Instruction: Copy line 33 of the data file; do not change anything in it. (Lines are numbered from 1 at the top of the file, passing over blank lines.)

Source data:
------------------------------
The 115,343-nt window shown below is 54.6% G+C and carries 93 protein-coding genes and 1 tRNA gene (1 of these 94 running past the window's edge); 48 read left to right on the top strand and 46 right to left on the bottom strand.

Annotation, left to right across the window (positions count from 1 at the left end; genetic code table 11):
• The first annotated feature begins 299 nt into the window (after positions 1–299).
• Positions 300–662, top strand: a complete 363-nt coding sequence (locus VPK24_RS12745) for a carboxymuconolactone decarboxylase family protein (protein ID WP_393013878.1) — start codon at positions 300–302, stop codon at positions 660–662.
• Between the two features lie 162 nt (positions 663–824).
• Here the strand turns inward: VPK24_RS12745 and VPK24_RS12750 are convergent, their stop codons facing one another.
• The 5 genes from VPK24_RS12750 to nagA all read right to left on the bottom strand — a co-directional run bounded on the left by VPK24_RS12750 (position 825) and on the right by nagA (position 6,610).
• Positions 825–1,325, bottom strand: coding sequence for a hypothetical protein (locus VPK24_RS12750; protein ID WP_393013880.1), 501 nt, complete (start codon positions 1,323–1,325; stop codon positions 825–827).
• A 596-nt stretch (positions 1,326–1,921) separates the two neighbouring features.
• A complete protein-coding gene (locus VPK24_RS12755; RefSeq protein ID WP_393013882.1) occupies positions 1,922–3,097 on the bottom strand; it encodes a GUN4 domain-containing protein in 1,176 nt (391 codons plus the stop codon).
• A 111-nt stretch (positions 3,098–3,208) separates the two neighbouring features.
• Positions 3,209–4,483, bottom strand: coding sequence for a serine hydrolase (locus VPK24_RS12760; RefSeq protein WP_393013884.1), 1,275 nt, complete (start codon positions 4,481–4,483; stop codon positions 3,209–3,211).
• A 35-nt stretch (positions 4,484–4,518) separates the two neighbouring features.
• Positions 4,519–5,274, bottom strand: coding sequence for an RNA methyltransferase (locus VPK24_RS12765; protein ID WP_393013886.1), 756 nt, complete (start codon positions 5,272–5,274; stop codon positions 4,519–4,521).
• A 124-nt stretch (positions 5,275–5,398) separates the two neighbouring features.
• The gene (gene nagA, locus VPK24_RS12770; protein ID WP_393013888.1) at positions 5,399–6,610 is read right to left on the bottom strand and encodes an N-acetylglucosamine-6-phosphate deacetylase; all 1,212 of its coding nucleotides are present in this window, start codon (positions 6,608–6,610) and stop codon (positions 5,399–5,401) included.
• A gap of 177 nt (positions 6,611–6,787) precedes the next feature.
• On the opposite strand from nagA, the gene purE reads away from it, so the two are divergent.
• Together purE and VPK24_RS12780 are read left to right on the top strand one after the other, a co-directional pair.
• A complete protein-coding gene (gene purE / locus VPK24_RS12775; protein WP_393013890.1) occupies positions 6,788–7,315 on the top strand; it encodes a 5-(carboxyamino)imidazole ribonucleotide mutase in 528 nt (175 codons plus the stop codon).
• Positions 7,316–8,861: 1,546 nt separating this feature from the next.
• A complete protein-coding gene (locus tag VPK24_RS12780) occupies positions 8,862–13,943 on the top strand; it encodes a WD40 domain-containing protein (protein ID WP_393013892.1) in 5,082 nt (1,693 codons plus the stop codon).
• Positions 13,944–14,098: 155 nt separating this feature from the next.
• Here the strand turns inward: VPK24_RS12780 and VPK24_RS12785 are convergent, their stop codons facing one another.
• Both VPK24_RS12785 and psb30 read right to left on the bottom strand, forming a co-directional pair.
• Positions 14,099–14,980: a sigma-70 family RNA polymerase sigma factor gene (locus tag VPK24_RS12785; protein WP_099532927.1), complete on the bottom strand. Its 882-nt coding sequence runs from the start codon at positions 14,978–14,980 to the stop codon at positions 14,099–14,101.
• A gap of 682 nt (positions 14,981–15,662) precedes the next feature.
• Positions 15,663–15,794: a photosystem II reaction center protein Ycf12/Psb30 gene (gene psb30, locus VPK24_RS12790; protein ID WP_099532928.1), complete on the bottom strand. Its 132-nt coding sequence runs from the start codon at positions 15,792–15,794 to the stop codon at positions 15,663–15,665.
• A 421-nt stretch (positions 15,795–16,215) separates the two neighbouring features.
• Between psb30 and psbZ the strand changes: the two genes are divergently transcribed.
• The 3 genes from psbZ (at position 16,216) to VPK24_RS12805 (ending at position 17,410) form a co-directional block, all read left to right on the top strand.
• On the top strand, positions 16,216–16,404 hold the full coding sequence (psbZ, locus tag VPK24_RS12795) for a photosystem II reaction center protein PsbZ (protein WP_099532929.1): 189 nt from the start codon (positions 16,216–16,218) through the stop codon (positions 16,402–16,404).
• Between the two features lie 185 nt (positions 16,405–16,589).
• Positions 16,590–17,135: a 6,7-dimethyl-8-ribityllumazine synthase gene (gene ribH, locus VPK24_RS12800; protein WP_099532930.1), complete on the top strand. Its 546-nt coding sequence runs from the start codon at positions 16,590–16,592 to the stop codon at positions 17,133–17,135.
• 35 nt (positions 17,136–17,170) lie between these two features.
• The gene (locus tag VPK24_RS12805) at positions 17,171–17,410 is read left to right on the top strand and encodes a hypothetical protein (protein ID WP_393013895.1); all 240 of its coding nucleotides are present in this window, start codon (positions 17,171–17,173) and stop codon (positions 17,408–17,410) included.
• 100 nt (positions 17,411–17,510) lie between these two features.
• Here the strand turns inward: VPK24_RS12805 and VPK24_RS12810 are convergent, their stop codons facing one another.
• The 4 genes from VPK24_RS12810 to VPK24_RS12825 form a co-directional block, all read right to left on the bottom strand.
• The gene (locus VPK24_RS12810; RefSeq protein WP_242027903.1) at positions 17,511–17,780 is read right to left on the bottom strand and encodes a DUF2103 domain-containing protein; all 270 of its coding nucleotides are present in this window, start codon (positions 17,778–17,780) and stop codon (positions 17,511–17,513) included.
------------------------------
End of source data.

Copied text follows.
• Between the two features lie 185 nt (positions 16,405–16,589).